One of the great ironies of gambling is that the vast majority of people lose money, while the few who win discover money doesn’t make them happy—and often it actually ruins their lives! One study reported that “six months after winning the lottery, you are likely to be no happier than if you had been paralyzed in a car crash.”
I’ve written before about the misery of many lottery winners. Here’s yet another: in 2013, Jane Park, then 17, won about $1.2 million in the U.K.’s EuroMillions lottery. Now 21, Jane was recently considering taking legal action for what she calls negligence, claiming that a person her age shouldn’t have been allowed to win. (She has since dropped her plans for a lawsuit.)
Here’s what Jane Park actually said:
“At times it feels like winning the lottery has ruined my life.”
“I thought it would make it 10 times better but it’s made it 10 times worse.”
“I wish I had no money most days. I say to myself, ‘My life would be so much easier if I hadn’t won.’”
“People look at me and think, ‘I wish I had her lifestyle, I wish I had her money.’ But they don’t realise the extent of my stress.”
“I have material things but apart from that my life is empty. What is my purpose in life?”
“My nana Anne told me, ‘You might as well have given me a gun.’ I was like, ‘Nana, what are you talking about? This is the best thing ever?’ But now I totally agree.”
Yet when asked if she’s considered ridding herself of the money that has brought such misery, her answer was an incredulous, “What?”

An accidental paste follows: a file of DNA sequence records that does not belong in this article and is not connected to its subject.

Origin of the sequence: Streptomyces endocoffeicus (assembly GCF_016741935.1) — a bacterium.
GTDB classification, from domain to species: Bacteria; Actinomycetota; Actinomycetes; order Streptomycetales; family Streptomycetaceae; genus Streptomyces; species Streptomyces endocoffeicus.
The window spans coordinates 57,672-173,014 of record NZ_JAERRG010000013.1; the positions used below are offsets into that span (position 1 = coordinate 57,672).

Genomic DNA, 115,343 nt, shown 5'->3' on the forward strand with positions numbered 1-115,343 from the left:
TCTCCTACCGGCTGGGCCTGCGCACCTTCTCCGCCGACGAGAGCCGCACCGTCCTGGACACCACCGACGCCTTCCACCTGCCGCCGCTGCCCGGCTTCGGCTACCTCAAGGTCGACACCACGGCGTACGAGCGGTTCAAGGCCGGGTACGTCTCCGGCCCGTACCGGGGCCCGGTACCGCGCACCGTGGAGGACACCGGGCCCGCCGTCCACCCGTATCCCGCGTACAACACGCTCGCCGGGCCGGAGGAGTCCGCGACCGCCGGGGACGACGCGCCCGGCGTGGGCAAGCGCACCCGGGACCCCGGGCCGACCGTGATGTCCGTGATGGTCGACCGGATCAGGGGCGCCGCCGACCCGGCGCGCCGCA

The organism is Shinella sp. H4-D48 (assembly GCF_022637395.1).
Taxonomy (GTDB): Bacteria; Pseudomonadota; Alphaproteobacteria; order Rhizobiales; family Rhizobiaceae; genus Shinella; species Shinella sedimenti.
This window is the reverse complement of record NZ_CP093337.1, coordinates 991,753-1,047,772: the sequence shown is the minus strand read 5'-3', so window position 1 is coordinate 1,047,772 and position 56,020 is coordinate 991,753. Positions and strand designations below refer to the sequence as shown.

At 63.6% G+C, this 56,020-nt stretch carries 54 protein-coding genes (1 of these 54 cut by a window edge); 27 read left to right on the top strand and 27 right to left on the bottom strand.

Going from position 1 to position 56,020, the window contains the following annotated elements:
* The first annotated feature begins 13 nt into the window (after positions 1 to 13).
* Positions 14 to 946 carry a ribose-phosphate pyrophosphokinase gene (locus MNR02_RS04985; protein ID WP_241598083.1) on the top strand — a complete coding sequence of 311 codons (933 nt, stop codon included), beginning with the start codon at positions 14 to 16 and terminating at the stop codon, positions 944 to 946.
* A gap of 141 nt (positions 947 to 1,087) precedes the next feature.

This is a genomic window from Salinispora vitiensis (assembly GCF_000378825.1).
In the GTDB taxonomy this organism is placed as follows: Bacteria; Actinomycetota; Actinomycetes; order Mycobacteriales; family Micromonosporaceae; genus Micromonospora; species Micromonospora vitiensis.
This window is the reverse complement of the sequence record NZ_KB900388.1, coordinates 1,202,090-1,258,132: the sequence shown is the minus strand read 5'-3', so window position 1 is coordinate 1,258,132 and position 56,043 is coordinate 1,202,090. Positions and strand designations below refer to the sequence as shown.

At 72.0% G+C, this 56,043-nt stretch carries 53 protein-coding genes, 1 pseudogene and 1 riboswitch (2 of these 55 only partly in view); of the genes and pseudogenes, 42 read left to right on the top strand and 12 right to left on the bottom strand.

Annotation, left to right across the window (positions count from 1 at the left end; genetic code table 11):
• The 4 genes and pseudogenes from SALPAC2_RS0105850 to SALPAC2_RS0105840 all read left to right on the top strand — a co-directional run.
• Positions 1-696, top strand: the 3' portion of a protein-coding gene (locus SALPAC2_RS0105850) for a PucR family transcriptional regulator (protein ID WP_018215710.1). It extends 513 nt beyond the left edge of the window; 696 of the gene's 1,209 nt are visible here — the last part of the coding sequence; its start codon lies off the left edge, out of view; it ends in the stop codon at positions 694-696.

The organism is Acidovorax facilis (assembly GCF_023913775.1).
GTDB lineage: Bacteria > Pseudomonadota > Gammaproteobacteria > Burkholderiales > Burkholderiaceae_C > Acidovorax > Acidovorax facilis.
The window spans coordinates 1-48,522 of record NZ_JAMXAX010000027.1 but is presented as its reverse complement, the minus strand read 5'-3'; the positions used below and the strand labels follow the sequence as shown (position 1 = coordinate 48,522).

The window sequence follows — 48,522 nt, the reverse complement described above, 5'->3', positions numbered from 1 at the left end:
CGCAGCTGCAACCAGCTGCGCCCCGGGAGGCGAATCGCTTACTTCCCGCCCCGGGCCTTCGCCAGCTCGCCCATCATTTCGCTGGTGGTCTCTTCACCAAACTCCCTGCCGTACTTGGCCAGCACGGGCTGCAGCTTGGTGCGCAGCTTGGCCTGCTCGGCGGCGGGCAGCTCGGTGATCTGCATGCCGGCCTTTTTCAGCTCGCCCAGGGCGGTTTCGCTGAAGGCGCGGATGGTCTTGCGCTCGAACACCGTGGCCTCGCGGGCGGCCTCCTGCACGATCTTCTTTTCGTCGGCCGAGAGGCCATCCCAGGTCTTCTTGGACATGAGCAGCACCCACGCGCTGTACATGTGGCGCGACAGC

Although there’s nothing inherently wrong with money, there’s something desperately wrong with devotion to money. “People who want to get rich fall into temptation and a trap and into many foolish and harmful desires that plunge men into ruin and destruction. For the love of money is a root of all kinds of evil” (1 Timothy 6:9-10).
Note the self-destructive nature of money love. It’s a life of self-mutilation in which we repeatedly pierce ourselves with grief after grief. The good we seek destroys us. We load our idols with expectations they cannot deliver. The happiness we try to wrest from them can only be found elsewhere.
Of course we should all be grateful for God’s provision, and should never glorify poverty. But if the source of our happiness isn’t God, then wealth becomes our false god. And Jesus said, “No one can serve two masters. Either you will hate the one and love the other, or you will be devoted to the one and despise the other. You cannot serve both God and money” (Matthew 6:24).
In a chapter that gives us a lot of bad news about wealth, we also find some strikingly good news about how we can overcome materialism through generous giving:
Command those who are rich in this present world not to be arrogant nor to put their hope in wealth, which is so uncertain, but to put their hope in God, who richly provides us with everything for our enjoyment. Command them to do good, to be rich in good deeds, and to be generous and willing to share. In this way they will lay up treasure for themselves as a firm foundation for the coming age, so that they may take hold of the life that is truly life. (1 Timothy 6:17-19)
It shouldn’t take winning a jackpot for all of us to discover that money—of any amount—won’t bring us lasting happiness. God, on the other hand, “satisfies the longing soul, and the hungry soul he fills with good things” (Psalm 107:9).
May God’s people be liberated from money-love, break the back of materialism through generous giving to the needy, and pursue the lasting pleasures found in knowing and serving Christ.